Gregory Ngai Hom ’06

Gregory Hom is a social mover and shaker. The president of MOSAIC first joined the LGBT minority organization when it had a large black representation and soon organized programs to target more Asians on campus. When he was part of the Asian Pacific Americans for Action, he helped to organize the first nationwide conference for Asian Pacific American women in college. Currently, Hom is also working with Senior Class Council to put together lecture series for next semester and is a Sun columnist.

Paul Ibrahim ’06

A consistent champion for the Republican cause, the Lebanese-born Ibrahim has served as president of both the Cornell Review and the Cornell Coalition for Life. After revitalizing conservative campus literature, he stirred up a healthy debate on abortion. Now he serves as chairman for the Cornell Republicans, a well-spoken advocate for an often maligned ideological minority. He’s managed to continue nurturing his author ambitions, however, with a bi-weekly column in The Sun.

Josh Katcher ’06

Ever lost your Cornell ID? Thanks to student-elected Trustee Katcher, you can get a second one for free. The complimentary replacement for your first ID is one of many ‘nickel-and-diming’ issues Katcher has worked to change in his term. To assess where Cornellians felt they were being shortchanged, Katcher surveyed 9000 students in the Student Fee Review. The survey found that the charge for the TCAT bus service was an area of discontentment, so as a result of Katcher’s work, the settlement with last year’s Redbud Woods protestors was free bus service for freshmen.

David Lederman ’06

Who says you have to wait ’til after college for your first million? As co-chair of the Student Assembly Finance Commission, Lederman allocates the $1 million Student Activity Fee budget to 450 student groups, working with more than 1,200 student leaders. Lederman has revamped the funding handbook to make the guidelines more ‘group friendly.’ “When you walk around campus and see posters advertising events on campus with the SAFC emblem at the bottom and know that you brought it there, it’s a great feeling.”

Doug Leuthold ’06

As Managing Director for Hotel Ezra Cornell 81, Leuthold is charged with catering to top hospitality executives, international academics and his peers for three nervewracking days in April. And for a side course? In his down time -that is in between his typical 18-credit courseload and host of other extracurriculars – he flies around the country and the world putting the best face forward for Cornell by performing with the Glee Club in California and Brazil, and the Hangovers, for which he serves as president. And what does he hope for the future? “I want to throw parties for a living,” he said in true Hotel form.

Tim Lim ’06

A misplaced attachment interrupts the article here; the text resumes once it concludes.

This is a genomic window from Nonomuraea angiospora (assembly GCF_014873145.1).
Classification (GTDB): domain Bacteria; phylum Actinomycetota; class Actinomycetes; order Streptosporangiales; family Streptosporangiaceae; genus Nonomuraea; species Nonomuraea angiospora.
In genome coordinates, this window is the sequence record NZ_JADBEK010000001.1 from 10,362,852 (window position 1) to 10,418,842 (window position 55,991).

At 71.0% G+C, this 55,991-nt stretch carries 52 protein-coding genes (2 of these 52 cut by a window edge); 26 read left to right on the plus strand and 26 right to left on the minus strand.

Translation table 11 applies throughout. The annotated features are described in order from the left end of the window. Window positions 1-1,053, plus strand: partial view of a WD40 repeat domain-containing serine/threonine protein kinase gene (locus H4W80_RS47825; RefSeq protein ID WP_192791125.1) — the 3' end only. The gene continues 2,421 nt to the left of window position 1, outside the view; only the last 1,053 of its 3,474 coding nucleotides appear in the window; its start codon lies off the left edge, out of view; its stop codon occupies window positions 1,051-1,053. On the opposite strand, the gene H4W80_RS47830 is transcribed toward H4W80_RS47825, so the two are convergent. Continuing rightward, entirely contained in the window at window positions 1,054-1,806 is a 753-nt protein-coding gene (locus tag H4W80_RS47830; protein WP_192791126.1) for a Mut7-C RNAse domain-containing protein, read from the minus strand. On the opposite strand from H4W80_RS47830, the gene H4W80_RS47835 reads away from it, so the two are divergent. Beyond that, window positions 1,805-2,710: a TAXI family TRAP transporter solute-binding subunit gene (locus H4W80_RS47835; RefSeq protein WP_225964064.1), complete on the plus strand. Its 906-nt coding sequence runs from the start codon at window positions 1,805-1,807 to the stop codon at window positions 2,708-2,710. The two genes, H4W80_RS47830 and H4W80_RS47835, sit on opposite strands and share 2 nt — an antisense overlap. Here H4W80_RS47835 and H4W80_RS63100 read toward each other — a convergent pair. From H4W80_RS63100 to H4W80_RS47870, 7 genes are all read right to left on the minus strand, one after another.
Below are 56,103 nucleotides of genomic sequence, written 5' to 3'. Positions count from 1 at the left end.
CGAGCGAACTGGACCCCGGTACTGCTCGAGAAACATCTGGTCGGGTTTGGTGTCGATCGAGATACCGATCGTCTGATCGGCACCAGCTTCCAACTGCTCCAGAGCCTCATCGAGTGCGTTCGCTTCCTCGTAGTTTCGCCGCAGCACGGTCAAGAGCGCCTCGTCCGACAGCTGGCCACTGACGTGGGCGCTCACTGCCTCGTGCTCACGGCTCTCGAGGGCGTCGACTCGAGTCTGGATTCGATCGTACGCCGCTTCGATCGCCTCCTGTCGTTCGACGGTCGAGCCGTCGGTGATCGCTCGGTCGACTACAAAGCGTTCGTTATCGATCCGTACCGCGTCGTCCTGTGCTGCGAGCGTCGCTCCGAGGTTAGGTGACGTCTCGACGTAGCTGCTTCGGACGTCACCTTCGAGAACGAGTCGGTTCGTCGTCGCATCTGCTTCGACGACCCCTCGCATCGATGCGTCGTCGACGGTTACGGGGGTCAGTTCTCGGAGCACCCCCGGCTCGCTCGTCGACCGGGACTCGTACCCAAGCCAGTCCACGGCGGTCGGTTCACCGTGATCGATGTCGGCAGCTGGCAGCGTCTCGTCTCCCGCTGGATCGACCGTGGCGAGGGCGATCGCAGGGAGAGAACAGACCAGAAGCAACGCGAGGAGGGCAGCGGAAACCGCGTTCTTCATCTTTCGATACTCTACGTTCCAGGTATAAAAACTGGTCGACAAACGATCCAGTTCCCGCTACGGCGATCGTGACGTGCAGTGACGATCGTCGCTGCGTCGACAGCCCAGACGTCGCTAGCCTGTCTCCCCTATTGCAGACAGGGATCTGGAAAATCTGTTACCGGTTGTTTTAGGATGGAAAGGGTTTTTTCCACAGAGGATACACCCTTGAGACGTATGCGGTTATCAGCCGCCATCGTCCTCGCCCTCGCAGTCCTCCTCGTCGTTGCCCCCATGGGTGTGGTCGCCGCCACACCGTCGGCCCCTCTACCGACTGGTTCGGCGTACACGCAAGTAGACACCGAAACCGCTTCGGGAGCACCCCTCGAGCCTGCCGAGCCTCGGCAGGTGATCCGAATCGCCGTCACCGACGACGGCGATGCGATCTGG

“I’ve never accepted the status quo,” Lim explains as his reason for getting involved with the Student Assembly (SA). “Things can always be better and the best way to change them is to get involve
d.” As SA President, Lim has worked to hard to reform the funding process for students groups. He also played a large role in organizing last year’s Academic Freedom with Responsibility Forums, to educate students on legal music downloading, free speech and academic integrity. Last fall, Lim also brought Democratic presidential candidate Howard Dean to campus.

Matt Moulson ’06

For an individual who thought that playing hockey at an Ivy League school was a pipe dream when he was younger, Matt Moulson has come a long way. Moulson is now the captain of the men’s hockey team and the team’s leading scorer. A seventh-round draft pick by NHL team, the Pittsburgh Penguins in 2003, the Mississauga, Ont., native said he was grateful to his family and friends on campus for their support and hopes to be lifting a national championship when the season is over. “Everything’s that happened to me, I’ve just been so fortunate.”

Kervin Pillot ’06

In between the demands of his Government and Latino Studies coursework, Pillot doesn’t simply let his knowledge go to waste: he takes what he learns and applies it: he has served as president of the Puerto Rican Students Association, as a commissioner on the Minority Finance Commission, and as a strong advocate for Cornell’s Program Houses, which include the Latino Living Center, where he works. What is on his current agenda? More development of the Latino Studies, which he says has made strides but is still “limited.”

Emily Ranii ’07

For Ranii, all the world’s a stage: she has helped introduce thousands of students, faculty and Ithacans to Schwartz Center theater with shining performances in both The Merchant of Venice and Othello, in which she played Desdemona. She has also tried her hand at directing, including a performance of The Nina Variations also at the Schwartz Center. And in between curtain calls? The North Carolinian works as a student assistant in the Alice Cook House. Quite a performance, especially after bringing top Shakespearean theater to upstate New York.